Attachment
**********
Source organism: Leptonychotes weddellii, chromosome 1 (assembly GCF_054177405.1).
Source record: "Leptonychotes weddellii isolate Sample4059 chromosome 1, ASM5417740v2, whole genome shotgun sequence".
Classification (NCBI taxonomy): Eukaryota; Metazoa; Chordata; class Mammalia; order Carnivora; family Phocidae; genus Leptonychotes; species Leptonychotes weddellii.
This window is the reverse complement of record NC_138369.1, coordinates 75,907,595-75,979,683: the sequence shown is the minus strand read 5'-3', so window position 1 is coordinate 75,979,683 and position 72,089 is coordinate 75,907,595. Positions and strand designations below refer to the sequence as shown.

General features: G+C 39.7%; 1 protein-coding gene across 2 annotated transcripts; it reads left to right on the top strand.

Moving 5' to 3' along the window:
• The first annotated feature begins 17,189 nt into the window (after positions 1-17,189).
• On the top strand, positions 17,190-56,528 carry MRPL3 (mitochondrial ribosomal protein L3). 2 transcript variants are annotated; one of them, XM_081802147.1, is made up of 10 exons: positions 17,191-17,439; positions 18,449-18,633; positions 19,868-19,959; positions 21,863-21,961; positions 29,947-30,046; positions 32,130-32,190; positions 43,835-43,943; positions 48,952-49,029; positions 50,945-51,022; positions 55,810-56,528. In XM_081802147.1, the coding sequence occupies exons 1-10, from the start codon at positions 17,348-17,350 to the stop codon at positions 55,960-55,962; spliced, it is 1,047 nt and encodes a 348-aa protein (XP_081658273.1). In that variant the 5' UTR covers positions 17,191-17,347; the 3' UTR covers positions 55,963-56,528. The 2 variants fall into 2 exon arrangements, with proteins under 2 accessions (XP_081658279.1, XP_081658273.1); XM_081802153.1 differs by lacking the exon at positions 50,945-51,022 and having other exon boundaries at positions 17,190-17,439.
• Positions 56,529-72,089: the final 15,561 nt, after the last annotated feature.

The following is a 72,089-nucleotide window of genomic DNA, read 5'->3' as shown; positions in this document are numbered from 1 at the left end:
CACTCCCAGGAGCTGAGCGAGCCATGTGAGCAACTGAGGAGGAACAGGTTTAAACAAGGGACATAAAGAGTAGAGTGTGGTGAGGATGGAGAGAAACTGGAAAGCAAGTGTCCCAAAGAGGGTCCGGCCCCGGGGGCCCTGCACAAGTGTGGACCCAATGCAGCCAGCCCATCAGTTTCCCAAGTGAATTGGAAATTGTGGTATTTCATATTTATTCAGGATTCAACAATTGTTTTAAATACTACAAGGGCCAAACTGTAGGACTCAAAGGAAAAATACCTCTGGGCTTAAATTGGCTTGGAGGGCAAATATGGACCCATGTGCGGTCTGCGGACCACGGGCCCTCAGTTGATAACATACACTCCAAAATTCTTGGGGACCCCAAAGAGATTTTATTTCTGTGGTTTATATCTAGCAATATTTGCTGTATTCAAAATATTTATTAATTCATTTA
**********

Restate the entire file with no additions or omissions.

Source organism: Leptonychotes weddellii, chromosome 1 (assembly GCF_054177405.1).
Source record: "Leptonychotes weddellii isolate Sample4059 chromosome 1, ASM5417740v2, whole genome shotgun sequence".
Classification (NCBI taxonomy): Eukaryota; Metazoa; Chordata; class Mammalia; order Carnivora; family Phocidae; genus Leptonychotes; species Leptonychotes weddellii.
This window is the reverse complement of record NC_138369.1, coordinates 75,907,595-75,979,683: the sequence shown is the minus strand read 5'-3', so window position 1 is coordinate 75,979,683 and position 72,089 is coordinate 75,907,595. Positions and strand designations below refer to the sequence as shown.

General features: G+C 39.7%; 1 protein-coding gene across 2 annotated transcripts; it reads left to right on the top strand.

Moving 5' to 3' along the window:
• The first annotated feature begins 17,189 nt into the window (after positions 1-17,189).
• On the top strand, positions 17,190-56,528 carry MRPL3 (mitochondrial ribosomal protein L3). 2 transcript variants are annotated; one of them, XM_081802147.1, is made up of 10 exons: positions 17,191-17,439; positions 18,449-18,633; positions 19,868-19,959; positions 21,863-21,961; positions 29,947-30,046; positions 32,130-32,190; positions 43,835-43,943; positions 48,952-49,029; positions 50,945-51,022; positions 55,810-56,528. In XM_081802147.1, the coding sequence occupies exons 1-10, from the start codon at positions 17,348-17,350 to the stop codon at positions 55,960-55,962; spliced, it is 1,047 nt and encodes a 348-aa protein (XP_081658273.1). In that variant the 5' UTR covers positions 17,191-17,347; the 3' UTR covers positions 55,963-56,528. The 2 variants fall into 2 exon arrangements, with proteins under 2 accessions (XP_081658279.1, XP_081658273.1); XM_081802153.1 differs by lacking the exon at positions 50,945-51,022 and having other exon boundaries at positions 17,190-17,439.
• Positions 56,529-72,089: the final 15,561 nt, after the last annotated feature.

The following is a 72,089-nucleotide window of genomic DNA, read 5'->3' as shown; positions in this document are numbered from 1 at the left end:
CACTCCCAGGAGCTGAGCGAGCCATGTGAGCAACTGAGGAGGAACAGGTTTAAACAAGGGACATAAAGAGTAGAGTGTGGTGAGGATGGAGAGAAACTGGAAAGCAAGTGTCCCAAAGAGGGTCCGGCCCCGGGGGCCCTGCACAAGTGTGGACCCAATGCAGCCAGCCCATCAGTTTCCCAAGTGAATTGGAAATTGTGGTATTTCATATTTATTCAGGATTCAACAATTGTTTTAAATACTACAAGGGCCAAACTGTAGGACTCAAAGGAAAAATACCTCTGGGCTTAAATTGGCTTGGAGGGCAAATATGGACCCATGTGCGGTCTGCGGACCACGGGCCCTCAGTTGATAACATACACTCCAAAATTCTTGGGGACCCCAAAGAGATTTTATTTCTGTGGTTTATATCTAGCAATATTTGCTGTATTCAAAATATTTATTAATTCATTTA